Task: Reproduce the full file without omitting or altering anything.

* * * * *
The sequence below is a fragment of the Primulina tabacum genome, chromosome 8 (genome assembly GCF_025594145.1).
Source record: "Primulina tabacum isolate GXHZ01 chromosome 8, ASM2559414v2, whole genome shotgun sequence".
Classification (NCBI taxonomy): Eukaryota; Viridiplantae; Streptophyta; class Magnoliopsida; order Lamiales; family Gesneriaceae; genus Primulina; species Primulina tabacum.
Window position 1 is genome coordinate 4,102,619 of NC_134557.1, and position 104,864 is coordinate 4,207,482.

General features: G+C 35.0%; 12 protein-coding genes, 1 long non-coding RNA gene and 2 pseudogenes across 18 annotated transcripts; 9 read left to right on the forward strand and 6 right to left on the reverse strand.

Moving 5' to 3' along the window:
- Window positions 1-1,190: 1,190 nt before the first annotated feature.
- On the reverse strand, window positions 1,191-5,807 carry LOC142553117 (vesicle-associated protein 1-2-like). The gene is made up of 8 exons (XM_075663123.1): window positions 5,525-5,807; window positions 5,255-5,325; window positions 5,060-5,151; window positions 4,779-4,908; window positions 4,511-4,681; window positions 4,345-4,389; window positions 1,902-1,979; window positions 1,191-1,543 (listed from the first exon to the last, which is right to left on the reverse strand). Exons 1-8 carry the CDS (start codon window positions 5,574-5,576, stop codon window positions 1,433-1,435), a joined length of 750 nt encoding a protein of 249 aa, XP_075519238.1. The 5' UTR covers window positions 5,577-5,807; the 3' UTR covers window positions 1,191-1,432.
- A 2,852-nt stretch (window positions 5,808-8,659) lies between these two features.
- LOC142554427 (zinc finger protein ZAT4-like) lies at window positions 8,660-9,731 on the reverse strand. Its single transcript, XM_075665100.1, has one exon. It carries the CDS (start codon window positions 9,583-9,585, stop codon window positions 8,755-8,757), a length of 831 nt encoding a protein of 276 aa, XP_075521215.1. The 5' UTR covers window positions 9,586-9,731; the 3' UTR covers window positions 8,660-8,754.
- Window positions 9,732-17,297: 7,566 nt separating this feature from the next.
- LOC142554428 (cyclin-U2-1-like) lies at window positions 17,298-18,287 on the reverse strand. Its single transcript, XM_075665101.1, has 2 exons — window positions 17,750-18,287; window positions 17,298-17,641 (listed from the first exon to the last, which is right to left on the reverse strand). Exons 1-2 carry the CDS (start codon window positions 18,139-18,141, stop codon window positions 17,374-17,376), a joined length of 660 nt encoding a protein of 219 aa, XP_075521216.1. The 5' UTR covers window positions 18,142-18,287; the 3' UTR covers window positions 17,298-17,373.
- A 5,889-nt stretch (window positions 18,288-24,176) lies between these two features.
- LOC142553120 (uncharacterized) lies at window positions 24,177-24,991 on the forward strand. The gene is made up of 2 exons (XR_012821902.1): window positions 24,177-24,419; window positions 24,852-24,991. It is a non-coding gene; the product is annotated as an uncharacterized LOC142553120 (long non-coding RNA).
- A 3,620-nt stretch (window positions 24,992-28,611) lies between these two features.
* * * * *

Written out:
The sequence below is a fragment of the Primulina tabacum genome, chromosome 8 (genome assembly GCF_025594145.1).
Source record: "Primulina tabacum isolate GXHZ01 chromosome 8, ASM2559414v2, whole genome shotgun sequence".
Classification (NCBI taxonomy): Eukaryota; Viridiplantae; Streptophyta; class Magnoliopsida; order Lamiales; family Gesneriaceae; genus Primulina; species Primulina tabacum.
Window position 1 is genome coordinate 4,102,619 of NC_134557.1, and position 104,864 is coordinate 4,207,482.

General features: G+C 35.0%; 12 protein-coding genes, 1 long non-coding RNA gene and 2 pseudogenes across 18 annotated transcripts; 9 read left to right on the forward strand and 6 right to left on the reverse strand.

Moving 5' to 3' along the window:
- Window positions 1-1,190: 1,190 nt before the first annotated feature.
- On the reverse strand, window positions 1,191-5,807 carry LOC142553117 (vesicle-associated protein 1-2-like). The gene is made up of 8 exons (XM_075663123.1): window positions 5,525-5,807; window positions 5,255-5,325; window positions 5,060-5,151; window positions 4,779-4,908; window positions 4,511-4,681; window positions 4,345-4,389; window positions 1,902-1,979; window positions 1,191-1,543 (listed from the first exon to the last, which is right to left on the reverse strand). Exons 1-8 carry the CDS (start codon window positions 5,574-5,576, stop codon window positions 1,433-1,435), a joined length of 750 nt encoding a protein of 249 aa, XP_075519238.1. The 5' UTR covers window positions 5,577-5,807; the 3' UTR covers window positions 1,191-1,432.
- A 2,852-nt stretch (window positions 5,808-8,659) lies between these two features.
- LOC142554427 (zinc finger protein ZAT4-like) lies at window positions 8,660-9,731 on the reverse strand. Its single transcript, XM_075665100.1, has one exon. It carries the CDS (start codon window positions 9,583-9,585, stop codon window positions 8,755-8,757), a length of 831 nt encoding a protein of 276 aa, XP_075521215.1. The 5' UTR covers window positions 9,586-9,731; the 3' UTR covers window positions 8,660-8,754.
- Window positions 9,732-17,297: 7,566 nt separating this feature from the next.
- LOC142554428 (cyclin-U2-1-like) lies at window positions 17,298-18,287 on the reverse strand. Its single transcript, XM_075665101.1, has 2 exons — window positions 17,750-18,287; window positions 17,298-17,641 (listed from the first exon to the last, which is right to left on the reverse strand). Exons 1-2 carry the CDS (start codon window positions 18,139-18,141, stop codon window positions 17,374-17,376), a joined length of 660 nt encoding a protein of 219 aa, XP_075521216.1. The 5' UTR covers window positions 18,142-18,287; the 3' UTR covers window positions 17,298-17,373.
- A 5,889-nt stretch (window positions 18,288-24,176) lies between these two features.
- LOC142553120 (uncharacterized) lies at window positions 24,177-24,991 on the forward strand. The gene is made up of 2 exons (XR_012821902.1): window positions 24,177-24,419; window positions 24,852-24,991. It is a non-coding gene; the product is annotated as an uncharacterized LOC142553120 (long non-coding RNA).
- A 3,620-nt stretch (window positions 24,992-28,611) lies between these two features.